During their hearing on charges of disturbing the peace and assaulting a police officer, Consuelo shows up angry with Terry, but when Chappie arrives with tickets to New York and money from the sale of their song to pay Terry's fine, she begins to realize her true feelings.

Norma Shearer, in her last film, wears gorgeous clothes and played her part perfectly. Robert Taylor, looks very young and handsome. There are some wonderful scenes: one where Taylor threatens to jump over a balcony and one when he is wearing her pajamas.

Elizabeth Patterson (November 22, 1874 – January 31, 1966), born in Savannah, Tennessee. Her father, who had been a Confederate soldier, was a judge in Hardin County. She was educated in the county's public schools and at colleges in Pulaski and Columbia, where her participation in college theatricals helped to form her interest in drama.

 Her parents sent her to Europe in the hope of discouraging her interest in the theater, but her determination to become an actress was only reinforced by her experiences attending productions at the Comédie Française. After returning from Europe, Patterson used a small inheritance to move to Chicago, where she joined a theatrical troupe, and subsequently toured with repertory companies.

In 1913, she made her Broadway debut in the play Everyman. She remained active in New York City theatre through 1954. In 1926, at the age of 51, Patterson was cast in her first movie, The Boy Friend. Additional screen credits include: A Bill of Divorcement; Tarnished Lady; Dinner at Eight; High, Wide, and Handsome; Intruder in the Dust; Remember the Night; No Man of Her Own; The Shocking Miss Pilgrim; Little Women; My Sister Eileen; and Pal Joey.

 In 1952, at the age of 77, Patterson made her first appearance on the hit CBS-TV sitcom I Love Lucy in the episode entitled "The Marriage License". In that installment, Patterson's character, Mrs. Willoughby, was the wife of the Greenwich, Connecticut justice of the peace (played by character actor Irving Bacon) who re-marries Lucy and Ricky Ricardo.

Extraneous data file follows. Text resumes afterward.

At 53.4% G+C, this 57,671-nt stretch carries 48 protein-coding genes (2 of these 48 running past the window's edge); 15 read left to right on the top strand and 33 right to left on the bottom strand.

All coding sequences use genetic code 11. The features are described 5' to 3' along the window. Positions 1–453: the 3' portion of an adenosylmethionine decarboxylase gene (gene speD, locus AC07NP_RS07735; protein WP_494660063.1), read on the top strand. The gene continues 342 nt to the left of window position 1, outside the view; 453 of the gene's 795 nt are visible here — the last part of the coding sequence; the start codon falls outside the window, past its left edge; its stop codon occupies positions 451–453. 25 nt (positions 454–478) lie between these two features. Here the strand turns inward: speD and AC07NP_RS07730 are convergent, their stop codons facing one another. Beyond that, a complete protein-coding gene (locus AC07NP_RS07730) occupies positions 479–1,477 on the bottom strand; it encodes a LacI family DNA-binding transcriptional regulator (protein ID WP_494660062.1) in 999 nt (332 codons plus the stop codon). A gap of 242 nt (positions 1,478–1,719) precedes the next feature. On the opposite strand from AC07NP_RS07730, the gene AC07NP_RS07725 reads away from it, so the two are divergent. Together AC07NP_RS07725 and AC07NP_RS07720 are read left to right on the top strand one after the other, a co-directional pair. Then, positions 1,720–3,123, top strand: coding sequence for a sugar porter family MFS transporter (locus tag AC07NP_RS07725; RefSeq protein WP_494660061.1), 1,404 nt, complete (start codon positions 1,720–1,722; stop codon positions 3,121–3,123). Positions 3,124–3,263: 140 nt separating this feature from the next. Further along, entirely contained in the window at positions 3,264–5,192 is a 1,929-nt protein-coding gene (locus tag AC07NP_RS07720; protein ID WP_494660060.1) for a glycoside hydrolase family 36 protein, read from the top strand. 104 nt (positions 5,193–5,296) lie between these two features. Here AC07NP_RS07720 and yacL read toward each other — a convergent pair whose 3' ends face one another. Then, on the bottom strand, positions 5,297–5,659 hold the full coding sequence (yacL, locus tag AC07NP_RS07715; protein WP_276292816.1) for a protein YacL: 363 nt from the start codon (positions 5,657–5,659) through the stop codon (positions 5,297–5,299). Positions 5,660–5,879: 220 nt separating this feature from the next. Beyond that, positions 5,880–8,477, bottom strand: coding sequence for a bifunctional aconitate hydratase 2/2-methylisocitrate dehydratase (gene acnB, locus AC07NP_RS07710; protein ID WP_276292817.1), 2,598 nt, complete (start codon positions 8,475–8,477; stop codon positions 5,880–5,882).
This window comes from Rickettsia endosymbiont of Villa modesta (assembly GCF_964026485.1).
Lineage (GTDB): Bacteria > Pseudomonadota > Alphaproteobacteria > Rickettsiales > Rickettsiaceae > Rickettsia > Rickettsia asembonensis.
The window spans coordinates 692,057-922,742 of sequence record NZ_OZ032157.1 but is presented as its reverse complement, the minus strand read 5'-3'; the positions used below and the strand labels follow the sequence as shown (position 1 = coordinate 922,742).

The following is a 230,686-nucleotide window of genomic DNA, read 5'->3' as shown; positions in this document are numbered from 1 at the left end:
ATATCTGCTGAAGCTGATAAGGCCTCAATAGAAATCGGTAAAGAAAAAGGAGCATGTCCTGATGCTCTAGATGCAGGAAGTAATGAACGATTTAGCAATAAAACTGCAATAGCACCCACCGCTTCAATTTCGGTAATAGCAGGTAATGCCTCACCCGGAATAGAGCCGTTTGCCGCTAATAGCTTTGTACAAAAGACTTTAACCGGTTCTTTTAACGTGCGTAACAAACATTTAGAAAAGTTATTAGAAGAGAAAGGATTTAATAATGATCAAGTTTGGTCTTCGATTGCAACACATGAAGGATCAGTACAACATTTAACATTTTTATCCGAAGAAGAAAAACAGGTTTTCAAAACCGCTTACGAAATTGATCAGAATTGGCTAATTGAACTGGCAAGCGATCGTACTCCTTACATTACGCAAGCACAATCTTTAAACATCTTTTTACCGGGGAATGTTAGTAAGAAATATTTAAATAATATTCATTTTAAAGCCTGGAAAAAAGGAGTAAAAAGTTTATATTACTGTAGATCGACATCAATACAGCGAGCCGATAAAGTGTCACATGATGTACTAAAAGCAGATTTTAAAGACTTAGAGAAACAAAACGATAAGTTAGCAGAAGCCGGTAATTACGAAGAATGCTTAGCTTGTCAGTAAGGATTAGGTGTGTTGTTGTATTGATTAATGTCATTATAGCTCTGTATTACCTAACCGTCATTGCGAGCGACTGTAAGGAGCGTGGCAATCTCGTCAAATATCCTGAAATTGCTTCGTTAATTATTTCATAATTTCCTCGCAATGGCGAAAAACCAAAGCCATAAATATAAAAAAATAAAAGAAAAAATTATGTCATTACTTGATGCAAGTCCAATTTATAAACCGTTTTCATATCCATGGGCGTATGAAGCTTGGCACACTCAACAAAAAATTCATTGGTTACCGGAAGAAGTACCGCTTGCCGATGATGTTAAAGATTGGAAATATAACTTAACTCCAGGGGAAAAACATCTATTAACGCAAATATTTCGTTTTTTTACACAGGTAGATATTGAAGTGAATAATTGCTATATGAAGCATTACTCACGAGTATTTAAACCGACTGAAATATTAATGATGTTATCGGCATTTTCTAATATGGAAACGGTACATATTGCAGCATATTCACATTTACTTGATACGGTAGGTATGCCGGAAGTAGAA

The following year she was cast in a featured guest role as Mrs. Matilda Trumbull in the episode "No Children Allowed". Patterson's character of Mrs. Trumbull was initially an ornery curmudgeon who also resided in the Ricardos' apartment building. In that installment, she threatened to make trouble for the Ricardos since the building did not allow children. At the end of the episode, however, her character softens as she holds the Ricardos' baby for the first time and, as a result, Mrs. Trumbull becomes friends with both the Ricardos and the Mertzes. In fact, Patterson's role was so popular (as well as useful to the writers of the series) that she continued in the role for three more years as the babysitter for "Little Ricky". In the fall of 1956, with I Love Lucy in its final season, Patterson made her last appearance as Mrs. Trumbull in the episode, "Little Ricky Learns To Play The Drums". Her character was mentioned one last time in the 1957 episode "Lucy Raises Chickens". In that installment, Fred and Ethel Mertz decide to follow the Ricardos and move to Connecticut to be near them and Mrs. Trumbull's sister moves into 623 East 68th Street to manage the apartment building for Fred.

Never married, Patterson lived alone at the Hollywood Roosevelt Hotel during her thirty five-year motion picture career. She died in Los Angeles of complications from pneumonia at the age of 91. She is buried in her hometown of Savannah.


  1. I have never seen this film before, but I DVR'd it today. I adore Robert Taylor, and he was the draw for me. Can't wait to watch it, though with about 60 movies on my DVR waiting to be watched, I have no idea just when I will get around to it.

    Thanks for the review. It really sounds cute.

  2. Patti,
    Being a Robert Taylor, fan. I think that you will enjoy this movie..

  3. I love Norma Shearer and I really wish this film was available on DVD. One of the few missing from my collection!

  4. I've never seen it and I wish it was available on DVD - your review makes me want it more!

  5. I will let you guys know the next time that it is on TCM.